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Residents May Generate Their Own Home Power

March 21, 2005 – If an experimental project between the Water and Power Authority and the V.I. Energy Office works, Virgin Islanders will find it easier to set up their own home power generating systems. If the system works as well as project designers expect, some homeowners may even be able to sell some of their homegrown current back to WAPA.
According to energy office director Bevan Smith, seven V.I. homeowners have already been selected to take part in the project, set to begin later this year.
WAPA and the energy office have been working together for the past few years to encourage Virgin Islanders to become more self-sufficient. The new program is part of what is called a distributive generation study.
"Distributive generation simply means to generate power away from the utility, closer to the site where it's being used. We decided to use grantees in a program we call the Innovative Renewal Grant Program where we did workshops, educating the general public about solar hot water systems. We also studied solar lighting systems and we did another workshop on solar electric systems, installation and design," Smith said.
The people who took part in the electric system workshop were encouraged to write proposals to create their own home generating systems. The best proposals received funding to take part in the demonstration project.
Two systems have already been set up on St. Croix. Four more on St. Thomas and one on St. John will soon be set up with photovoltaic systems for small power generators. The seven chosen by the energy office will be joined by three experimental systems of WAPA’s choosing, Smith said.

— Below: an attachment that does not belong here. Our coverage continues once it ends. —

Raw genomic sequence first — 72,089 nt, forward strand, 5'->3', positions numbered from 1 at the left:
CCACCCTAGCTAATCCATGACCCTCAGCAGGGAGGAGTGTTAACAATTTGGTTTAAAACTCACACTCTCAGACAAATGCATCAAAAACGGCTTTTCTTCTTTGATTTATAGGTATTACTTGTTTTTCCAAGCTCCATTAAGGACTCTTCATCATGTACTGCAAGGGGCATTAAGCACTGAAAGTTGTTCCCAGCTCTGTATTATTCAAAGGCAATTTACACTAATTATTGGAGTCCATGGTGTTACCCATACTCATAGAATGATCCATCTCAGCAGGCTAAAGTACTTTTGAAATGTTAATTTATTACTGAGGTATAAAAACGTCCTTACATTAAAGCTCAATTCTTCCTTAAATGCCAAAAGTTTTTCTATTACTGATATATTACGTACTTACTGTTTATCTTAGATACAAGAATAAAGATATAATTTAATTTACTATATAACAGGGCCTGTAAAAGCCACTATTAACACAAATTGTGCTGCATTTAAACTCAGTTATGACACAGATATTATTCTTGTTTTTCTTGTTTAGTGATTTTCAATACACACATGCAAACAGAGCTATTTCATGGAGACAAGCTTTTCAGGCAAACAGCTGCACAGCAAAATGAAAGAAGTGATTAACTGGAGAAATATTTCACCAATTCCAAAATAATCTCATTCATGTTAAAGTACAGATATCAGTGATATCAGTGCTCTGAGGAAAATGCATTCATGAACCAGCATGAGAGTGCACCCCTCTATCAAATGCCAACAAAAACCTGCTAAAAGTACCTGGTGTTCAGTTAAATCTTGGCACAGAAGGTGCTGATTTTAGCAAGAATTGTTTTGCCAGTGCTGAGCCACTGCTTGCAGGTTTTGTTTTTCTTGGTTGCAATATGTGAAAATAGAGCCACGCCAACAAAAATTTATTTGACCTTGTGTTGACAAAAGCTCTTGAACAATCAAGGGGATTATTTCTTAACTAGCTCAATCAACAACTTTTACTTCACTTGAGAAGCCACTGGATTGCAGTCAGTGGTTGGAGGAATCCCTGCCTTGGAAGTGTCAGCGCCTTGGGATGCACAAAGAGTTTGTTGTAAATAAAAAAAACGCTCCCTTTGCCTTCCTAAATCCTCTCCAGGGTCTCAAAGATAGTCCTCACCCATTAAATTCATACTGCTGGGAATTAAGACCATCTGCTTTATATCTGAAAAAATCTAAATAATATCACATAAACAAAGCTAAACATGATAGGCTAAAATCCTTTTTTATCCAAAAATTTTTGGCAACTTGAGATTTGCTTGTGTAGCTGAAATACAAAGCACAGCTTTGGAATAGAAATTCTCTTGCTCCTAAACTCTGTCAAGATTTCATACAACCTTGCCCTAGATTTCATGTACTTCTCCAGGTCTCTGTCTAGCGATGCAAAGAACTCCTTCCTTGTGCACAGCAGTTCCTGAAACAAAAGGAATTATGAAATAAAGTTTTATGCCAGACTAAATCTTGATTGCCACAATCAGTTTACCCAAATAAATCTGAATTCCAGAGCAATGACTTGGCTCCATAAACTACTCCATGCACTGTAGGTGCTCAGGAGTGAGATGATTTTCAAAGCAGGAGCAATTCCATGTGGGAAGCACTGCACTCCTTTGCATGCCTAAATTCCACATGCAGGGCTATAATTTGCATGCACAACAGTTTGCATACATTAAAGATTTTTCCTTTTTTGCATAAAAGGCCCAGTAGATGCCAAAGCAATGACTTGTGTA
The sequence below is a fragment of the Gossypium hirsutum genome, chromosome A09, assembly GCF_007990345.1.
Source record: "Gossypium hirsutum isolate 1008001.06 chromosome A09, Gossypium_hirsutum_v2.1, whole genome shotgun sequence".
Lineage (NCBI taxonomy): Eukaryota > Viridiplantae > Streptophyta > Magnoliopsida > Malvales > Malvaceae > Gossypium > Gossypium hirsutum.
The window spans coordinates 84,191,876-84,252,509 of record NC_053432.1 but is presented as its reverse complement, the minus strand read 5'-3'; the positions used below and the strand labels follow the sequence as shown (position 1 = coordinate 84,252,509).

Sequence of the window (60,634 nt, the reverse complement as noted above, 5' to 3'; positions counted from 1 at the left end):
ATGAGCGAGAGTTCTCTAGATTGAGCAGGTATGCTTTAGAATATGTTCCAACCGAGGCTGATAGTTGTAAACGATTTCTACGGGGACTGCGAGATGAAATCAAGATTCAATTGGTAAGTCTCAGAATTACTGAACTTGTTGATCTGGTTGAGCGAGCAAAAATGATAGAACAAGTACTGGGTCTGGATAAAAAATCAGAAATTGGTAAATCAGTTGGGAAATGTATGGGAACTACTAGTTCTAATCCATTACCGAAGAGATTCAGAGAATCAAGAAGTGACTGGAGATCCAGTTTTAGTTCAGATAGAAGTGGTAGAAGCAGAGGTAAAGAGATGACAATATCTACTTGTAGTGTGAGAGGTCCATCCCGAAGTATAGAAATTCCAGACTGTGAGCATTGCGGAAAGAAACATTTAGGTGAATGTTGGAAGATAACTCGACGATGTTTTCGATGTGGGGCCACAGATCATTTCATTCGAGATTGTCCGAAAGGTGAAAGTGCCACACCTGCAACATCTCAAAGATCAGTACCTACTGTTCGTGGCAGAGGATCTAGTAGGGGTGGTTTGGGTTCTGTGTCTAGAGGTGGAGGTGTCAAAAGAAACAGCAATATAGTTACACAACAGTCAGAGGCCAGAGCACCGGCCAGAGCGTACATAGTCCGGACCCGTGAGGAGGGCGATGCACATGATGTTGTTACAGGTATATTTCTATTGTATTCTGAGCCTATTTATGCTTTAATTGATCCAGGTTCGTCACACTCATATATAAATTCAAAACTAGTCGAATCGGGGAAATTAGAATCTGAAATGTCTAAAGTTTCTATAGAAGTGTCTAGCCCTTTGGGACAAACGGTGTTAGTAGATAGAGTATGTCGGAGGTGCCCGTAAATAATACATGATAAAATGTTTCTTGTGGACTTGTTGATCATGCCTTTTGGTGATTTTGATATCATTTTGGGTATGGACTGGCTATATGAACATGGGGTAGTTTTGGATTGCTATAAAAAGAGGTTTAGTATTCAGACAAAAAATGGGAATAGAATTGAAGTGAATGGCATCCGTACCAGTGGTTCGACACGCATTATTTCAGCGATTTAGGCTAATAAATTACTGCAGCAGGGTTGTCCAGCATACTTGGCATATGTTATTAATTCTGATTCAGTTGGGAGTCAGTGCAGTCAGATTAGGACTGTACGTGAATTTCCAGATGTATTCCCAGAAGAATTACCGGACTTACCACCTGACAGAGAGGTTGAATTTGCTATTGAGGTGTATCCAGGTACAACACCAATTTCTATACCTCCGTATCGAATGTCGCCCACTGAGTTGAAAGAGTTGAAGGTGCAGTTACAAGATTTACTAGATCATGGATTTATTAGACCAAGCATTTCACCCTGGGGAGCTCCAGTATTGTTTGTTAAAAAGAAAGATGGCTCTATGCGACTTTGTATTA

Using inverters, solar panels and battery packs, the experimental one kilowatt systems tie circuits into critical load sources like lighting, water pumps, refrigerators and televisions — the kinds of things Smith said most homeowners would like to continue running in case of an electrical outage.
When the inverter indicates those systems are getting sufficient power and the battery packs are full, excess power will flow back through the household electrical meter to WAPA.
"Once you have satisfied your needs you can get a credit from the utility to help lower your utility bill," Smith said.
He also said, if the demonstration project performs to satisfaction, it may soon be possible for more Virgin Islanders to apply for approval from the Public Services Commission to set up similar systems.
Alberto Bruno-Vega, WAPA executive director, said his company welcomes the demonstration project, and the surplus electricity sent back to the grid can be distributed to other electrical subscribers.
Because the cost of fuel on the world oil market is rising to historic highs, the utility director said the time has come for Virgin Islanders to explore new resources. Bruno-Vega said he wants to see more resolve on the part of the V.I. government and private citizens to increase their reliance on alternative energy.
"We need to change our mind set. We can change our pattern of consumption without necessarily having to change our patterns of living. In other words we can continue to bathe with hot water, but not from electricity, but coming from solar water heaters."
"Everybody working together, we can beat this new era of high prices in fuel oil," Bruno Vega said Sunday.
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